Haynesworth, the gigantic bauble of the offseason and the '09 symbol of the Redskins' annual July Championship, has never gotten in shape this season. Under Coach Jim Zorn, the Redskins have been light on conditioning, short on rigor. However, that's long been Albert's reputation. And a deal with $41 million guaranteed didn't help his motivation. He has repeatedly taken himself out of games for exhaustion and missed entire games with a chronically sprained ankle. All of this was also the book on him in Tennessee. The Redskins knew.
Haynesworth, though an easy target, has played far better than many Redskins. Of course, with his proven talents and his price tag, he should. Still, he's not the source of the Redskins' profoundly deep problems. He is a symptom of an organization that, from top to bottom, lacks every sort of discipline.
Pick your poison: the Redskins are physically, mentally or psychologically slack in every area from unfocused players who execute poorly to a New Age head coach who tolerates atrocious performances against bad teams without a ruffled feather to a front office that, in the Vinny Cerrato-Dan Snyder days, showed all the impulse control and even-keeled temper of kindergarteners.
Everywhere you look, there are Redskins blowing their own horns, defending their own agendas or opining on how the team should be run. Clinton Portis jokingly calls himself an "assistant general manager" and, in the past, when unhappy, has taken his pique straight to Snyder. Go through channels? The Redskins never heard of it.
As for assistant coaches, they too seem to do as they please. If Haynesworth was told by Cerrato that he'd be allowed to be a pass-rushing fiend in Washington, then why didn't Cerrato tell Blache to make it happen? And why didn't the famously crotchety Blache oblige? Is his zone-heavy, safety-first system really well suited to a defense with so many explosive hitters?
Isn't this sort of matching of material to scheme an absolute basic of an organization's internal discipline? Or does everybody defend his own fiefdom? Sorry, don't answer that. The Redskins constantly draft or sign players who change positions when they come to Washington, such as Adam Archuleta and Jason Taylor.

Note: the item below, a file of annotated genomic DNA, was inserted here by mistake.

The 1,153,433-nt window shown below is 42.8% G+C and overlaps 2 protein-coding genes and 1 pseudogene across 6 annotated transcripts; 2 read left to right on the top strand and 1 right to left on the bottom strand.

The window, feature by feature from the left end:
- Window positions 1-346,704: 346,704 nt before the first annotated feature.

Being a Redskin since Joe Gibbs left town means a reversion to the near-chaos of the Steve Spurrier years when everybody seemed to make their own rules, say whatever came into their heads or refuse to talk at all for months. On Oct. 8, Blache got huffy and decided he wouldn't talk to the media anymore. So, even as his defense has played progressively worse, he's been mute on any matter of substance. Of course, Haynesworth has been silent most of the season, only to erupt last week.
Under both Spurrier and Zorn, the Redskins have often been a ship of loose cannons and self-infatuated soloists. When you hear phrases like "lack of focus," "bad execution" and "inconsistency from game to game," what is that but lax discipline?
The final result is a welter of confusion. "We're what, 4-13?" Zorn said after the game. No, the maroon and black only play 16.
As the team's new general manager watches, it's to be hoped he will recall his father's well-known passion for precision and team discipline. The Redskins-Cowboys rivalry, which seemed so moribund on Sunday night, despite a crowd of 88,221, came to life, walked and talked among us for the first time in the George Allen era, beginning in 1971. By Dec. 31, 1972, it was at full ferocity as the Redskins dethroned the powerhouse 'Pokes, 26-3, at RFK Stadium to go to Super Bowl VII.
Now, the Redskins can't summon a single touchdown in two games against Dallas. The whole franchise is in disarray, with Haynesworth's Christmas Day eruption merely the latest sad comedic distraction.
Nothing can be done now. But when the Redskins house is cleaned, and that enormous process will begin in a matter of days, let the Redskins remember one word -- when they sign a coach, when they draft a player or sign a free agent, when the owner feels tempted to stick his fingers in the pie.
That word is the quality the Redskins had under George Allen and under Joe Gibbs I. It is what every fine team in every era shares and that the Redskins lack. It is discipline, in all its forms.